A crab claw question: did you actually make a crabclaw sail for your proa?
Out of what? How did it work? What are the halyard and sheeting specifics?
Yes I did make a crab claw out of an old dacron lightning main sail. It is 60 sqft. It works great. It is surprisingly good to windward, very docile during tacking <shunting?>.
It develops a huge weather helm down wind. Mike Ishizki told me that out on Satawal they hardly use the steering oar upwind, they control the boat with the sheet and by shifting weight. But downwind the steersman has to push hard on the shaft of the steering oar with his foot. I have been through three successively bigger steering oars.
The halyard is show in the drawing that I sent. It is just a dumb sheave with a rope halyard. I made a simple rope parrel to control the upper yardarm while raising and lowering the sail.
The sheet is a continous loop tied to the lower yardarm and going back to the boat and under the akas in the hull and back out to the sail. The tack line is also a continous loop going from the tack of the sail back along the lee side of the hull then back through the hull under the seats and akas to the tack of the sail. Mike said that this is how they do it way out in the wild west Pacific.
By pulling on the appropriate side of the tack line you can pull the sail from one end of the boat to the other. I really should make a video of the process, it is quite a circus.
Proa Information on the Web
From Dave Culp:
Great proa FAQ, Craig. I've been interested in these boats for 25 years, since reading Canoes of Oceania in high school.
At the risk of banging my own drum, have you seen the kite powered proas I've been building for the past 18 years? Kite power lends itself perfectly to proas; they require no messing about to reverse tacks, they must wear about, thus shunting is a natural, and they can be sailed from a longitudinal track on the leeward rail, thus *always* keeping the boat in perfect balance, self-steering at all times *without* a rudder at all.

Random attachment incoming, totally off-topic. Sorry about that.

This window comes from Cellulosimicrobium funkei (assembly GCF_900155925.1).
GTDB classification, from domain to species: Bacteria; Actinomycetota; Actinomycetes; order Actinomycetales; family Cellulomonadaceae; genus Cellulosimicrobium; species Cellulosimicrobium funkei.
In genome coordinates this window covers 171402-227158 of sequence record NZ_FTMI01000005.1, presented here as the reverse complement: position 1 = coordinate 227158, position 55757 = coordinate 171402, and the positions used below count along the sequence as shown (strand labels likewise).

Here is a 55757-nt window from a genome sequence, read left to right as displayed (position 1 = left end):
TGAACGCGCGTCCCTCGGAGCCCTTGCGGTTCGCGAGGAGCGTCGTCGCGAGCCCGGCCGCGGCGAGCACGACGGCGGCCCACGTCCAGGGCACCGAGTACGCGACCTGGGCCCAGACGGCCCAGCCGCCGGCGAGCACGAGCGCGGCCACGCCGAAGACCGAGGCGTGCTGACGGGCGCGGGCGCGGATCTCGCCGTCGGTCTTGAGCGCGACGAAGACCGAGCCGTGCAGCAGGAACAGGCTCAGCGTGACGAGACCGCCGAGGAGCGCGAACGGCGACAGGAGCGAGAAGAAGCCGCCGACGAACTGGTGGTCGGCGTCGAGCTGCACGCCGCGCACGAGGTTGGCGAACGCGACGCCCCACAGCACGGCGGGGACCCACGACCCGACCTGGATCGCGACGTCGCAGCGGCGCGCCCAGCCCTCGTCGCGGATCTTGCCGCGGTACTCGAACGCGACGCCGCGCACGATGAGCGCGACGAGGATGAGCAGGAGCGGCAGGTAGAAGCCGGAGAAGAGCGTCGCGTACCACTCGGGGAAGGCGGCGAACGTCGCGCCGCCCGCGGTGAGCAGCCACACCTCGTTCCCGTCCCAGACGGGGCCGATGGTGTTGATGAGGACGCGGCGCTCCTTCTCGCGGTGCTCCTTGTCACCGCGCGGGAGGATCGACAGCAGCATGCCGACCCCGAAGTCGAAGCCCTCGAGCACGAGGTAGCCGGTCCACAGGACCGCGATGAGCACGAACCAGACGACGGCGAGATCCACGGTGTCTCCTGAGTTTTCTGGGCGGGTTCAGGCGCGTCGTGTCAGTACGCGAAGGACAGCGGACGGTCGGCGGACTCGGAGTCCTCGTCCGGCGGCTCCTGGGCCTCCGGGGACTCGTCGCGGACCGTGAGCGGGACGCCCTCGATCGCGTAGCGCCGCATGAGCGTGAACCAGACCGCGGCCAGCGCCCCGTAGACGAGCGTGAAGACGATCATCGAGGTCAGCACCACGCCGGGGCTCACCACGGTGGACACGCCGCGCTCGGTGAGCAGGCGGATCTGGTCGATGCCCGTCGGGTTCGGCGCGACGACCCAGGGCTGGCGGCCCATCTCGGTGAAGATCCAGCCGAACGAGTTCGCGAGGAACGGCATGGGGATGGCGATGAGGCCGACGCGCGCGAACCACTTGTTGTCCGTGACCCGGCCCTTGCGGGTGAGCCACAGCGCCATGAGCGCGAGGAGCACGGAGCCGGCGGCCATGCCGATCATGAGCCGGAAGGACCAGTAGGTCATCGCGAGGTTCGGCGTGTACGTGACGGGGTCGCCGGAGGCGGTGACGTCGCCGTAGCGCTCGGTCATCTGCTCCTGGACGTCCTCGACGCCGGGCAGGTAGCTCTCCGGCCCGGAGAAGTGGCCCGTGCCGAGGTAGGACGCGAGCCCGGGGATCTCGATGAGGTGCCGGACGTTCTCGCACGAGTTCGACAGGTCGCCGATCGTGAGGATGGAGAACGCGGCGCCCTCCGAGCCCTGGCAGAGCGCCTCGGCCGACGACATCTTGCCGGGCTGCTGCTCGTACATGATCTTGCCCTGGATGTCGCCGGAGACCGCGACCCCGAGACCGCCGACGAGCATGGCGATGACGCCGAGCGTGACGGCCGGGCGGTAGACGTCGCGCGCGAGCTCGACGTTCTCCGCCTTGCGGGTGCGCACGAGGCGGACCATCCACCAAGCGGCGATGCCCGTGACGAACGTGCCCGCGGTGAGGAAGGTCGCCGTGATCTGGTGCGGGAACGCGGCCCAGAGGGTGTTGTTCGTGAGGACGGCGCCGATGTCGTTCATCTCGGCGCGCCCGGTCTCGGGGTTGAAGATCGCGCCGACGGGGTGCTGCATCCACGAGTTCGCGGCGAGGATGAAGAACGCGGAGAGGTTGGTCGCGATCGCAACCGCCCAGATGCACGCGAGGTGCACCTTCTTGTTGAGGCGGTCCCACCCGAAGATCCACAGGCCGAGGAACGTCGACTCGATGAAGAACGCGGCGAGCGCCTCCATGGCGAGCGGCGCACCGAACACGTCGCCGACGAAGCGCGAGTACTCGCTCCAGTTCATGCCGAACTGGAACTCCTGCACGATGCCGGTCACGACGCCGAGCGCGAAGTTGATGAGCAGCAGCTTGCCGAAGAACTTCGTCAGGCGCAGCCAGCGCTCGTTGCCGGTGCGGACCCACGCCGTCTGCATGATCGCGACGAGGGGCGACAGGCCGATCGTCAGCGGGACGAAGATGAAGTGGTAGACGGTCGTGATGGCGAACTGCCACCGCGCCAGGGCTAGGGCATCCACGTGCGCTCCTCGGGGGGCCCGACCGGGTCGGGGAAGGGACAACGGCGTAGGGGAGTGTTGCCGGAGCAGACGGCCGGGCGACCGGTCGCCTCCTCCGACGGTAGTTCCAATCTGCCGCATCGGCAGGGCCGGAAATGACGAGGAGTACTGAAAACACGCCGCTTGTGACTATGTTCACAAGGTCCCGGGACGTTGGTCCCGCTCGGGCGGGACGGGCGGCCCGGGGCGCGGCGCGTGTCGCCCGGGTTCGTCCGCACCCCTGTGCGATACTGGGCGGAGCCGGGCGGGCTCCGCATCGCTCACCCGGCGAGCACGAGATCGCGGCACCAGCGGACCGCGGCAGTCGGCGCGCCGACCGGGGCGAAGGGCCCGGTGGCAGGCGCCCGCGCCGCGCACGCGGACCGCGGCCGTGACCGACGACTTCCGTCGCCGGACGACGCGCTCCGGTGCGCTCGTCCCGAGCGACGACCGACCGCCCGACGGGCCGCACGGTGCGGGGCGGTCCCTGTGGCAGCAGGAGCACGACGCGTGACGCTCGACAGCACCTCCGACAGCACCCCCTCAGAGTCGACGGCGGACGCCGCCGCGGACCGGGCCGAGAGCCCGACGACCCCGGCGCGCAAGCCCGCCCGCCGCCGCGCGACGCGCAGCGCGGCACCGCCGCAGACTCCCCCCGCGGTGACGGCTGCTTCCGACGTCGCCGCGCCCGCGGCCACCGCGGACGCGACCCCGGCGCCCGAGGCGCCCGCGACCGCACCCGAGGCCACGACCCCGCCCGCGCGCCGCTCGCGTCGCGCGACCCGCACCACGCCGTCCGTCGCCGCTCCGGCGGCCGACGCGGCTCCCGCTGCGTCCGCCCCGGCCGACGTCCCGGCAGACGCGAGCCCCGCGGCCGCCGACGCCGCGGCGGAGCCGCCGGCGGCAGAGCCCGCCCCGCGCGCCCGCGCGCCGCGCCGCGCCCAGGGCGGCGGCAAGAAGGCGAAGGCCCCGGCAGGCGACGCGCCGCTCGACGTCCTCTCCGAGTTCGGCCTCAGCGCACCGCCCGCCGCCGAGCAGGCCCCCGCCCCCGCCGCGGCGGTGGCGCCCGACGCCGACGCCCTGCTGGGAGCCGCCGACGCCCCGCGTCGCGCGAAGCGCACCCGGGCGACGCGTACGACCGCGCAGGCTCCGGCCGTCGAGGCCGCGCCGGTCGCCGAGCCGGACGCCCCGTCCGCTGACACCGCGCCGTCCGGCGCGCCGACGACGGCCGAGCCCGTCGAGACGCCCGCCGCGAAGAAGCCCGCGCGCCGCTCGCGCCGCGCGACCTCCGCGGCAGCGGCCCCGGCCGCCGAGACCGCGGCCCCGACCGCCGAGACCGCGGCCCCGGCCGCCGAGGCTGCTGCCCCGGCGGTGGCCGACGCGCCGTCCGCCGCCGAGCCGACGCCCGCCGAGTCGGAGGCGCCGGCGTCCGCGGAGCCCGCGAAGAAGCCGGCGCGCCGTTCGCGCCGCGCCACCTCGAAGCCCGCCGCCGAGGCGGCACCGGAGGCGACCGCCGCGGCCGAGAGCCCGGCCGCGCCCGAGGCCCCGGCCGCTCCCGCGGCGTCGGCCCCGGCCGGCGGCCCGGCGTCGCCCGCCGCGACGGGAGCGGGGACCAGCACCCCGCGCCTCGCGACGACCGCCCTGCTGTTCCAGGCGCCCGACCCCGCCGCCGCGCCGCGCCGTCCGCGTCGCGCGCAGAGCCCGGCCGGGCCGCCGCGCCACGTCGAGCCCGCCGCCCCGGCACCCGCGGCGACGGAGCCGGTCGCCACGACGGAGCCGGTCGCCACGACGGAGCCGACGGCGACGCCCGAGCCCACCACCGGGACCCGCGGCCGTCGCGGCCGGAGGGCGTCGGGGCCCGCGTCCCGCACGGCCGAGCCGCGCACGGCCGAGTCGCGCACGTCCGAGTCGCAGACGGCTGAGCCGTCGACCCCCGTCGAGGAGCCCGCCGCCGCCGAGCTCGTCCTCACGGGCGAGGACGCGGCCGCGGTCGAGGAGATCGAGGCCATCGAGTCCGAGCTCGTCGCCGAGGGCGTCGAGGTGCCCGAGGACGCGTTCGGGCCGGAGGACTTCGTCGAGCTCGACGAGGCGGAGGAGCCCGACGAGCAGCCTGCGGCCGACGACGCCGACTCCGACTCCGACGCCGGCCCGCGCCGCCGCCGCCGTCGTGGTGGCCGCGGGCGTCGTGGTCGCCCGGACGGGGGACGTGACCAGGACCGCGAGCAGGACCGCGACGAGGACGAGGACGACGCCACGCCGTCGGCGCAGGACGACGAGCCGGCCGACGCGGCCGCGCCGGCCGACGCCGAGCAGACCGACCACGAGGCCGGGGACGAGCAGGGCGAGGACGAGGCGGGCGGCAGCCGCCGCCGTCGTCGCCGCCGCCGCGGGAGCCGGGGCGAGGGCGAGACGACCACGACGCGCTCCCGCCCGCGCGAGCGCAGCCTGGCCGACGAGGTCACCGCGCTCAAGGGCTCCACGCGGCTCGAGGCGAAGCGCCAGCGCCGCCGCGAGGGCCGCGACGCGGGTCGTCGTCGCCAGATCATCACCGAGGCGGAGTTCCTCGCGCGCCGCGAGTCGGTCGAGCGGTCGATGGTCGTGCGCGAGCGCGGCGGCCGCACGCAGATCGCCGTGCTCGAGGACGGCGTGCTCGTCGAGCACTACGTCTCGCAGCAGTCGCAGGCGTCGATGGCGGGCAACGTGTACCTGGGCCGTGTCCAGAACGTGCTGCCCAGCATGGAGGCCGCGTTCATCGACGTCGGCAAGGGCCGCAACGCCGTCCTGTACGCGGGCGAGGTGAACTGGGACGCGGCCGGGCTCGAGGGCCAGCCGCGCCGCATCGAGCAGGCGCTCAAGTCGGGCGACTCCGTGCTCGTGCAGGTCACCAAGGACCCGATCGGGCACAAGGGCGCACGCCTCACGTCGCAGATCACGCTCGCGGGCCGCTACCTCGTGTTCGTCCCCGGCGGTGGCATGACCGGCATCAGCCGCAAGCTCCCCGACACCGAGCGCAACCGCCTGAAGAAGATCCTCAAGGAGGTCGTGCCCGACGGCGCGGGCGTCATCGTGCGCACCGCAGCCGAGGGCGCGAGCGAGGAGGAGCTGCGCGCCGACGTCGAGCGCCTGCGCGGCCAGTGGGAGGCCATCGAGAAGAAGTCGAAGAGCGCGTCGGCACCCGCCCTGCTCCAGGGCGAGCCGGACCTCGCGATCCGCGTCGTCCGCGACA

Check out these:
Photos of both Crossbows, and two of Slingshot, both as trimaran and as
proa. Includes what construction data and dimensions I could find (I
mis-stated several construction details in an earlier post).
Sketch, plus reprint of AYRS article on SheerSpeed; an aerodynamic balanced, single foil hydrofoil.
Dave Culp Speedsailing
2004 Silverlake Way
Martinez, CA 94553
Telephone: (510) 284-1101 x 326 (days)
(510) 689-4360 (eves)
Here are more spots on the Web where you may be able to find Proa information. If we keep searching we will find all 45 of the world's proa enthusiasts...
- Building a Proa with Peter Fynn
Good job on a Constant Camber proa. Really nice photographs of the proa under construction. Email Peter.
Hawaii Canoe Building
- The PVS and the Bishop Museum seem to have done quite a bit of research in Polynesian double canoes. Together they have a web page that goes into detail of how they built some of the latest canoes that they've sailed around the Pacific.
(Tom Van Wyck)
of Primary Sources
Maybe 1500 archives of historical information (text, photos) online.
You're on your own once you get started with this one.
Let me know what you find. (John McCallum found this).
Gary Dierking's computer-modeled proas. Gary's from New Zealand.
Hawaiian sailing canoe info from a society dedicated to preserving the tradition. These are two-hulled, catamaran-style canoes, but the pictures of crabclaw sails in action are worth a look-see.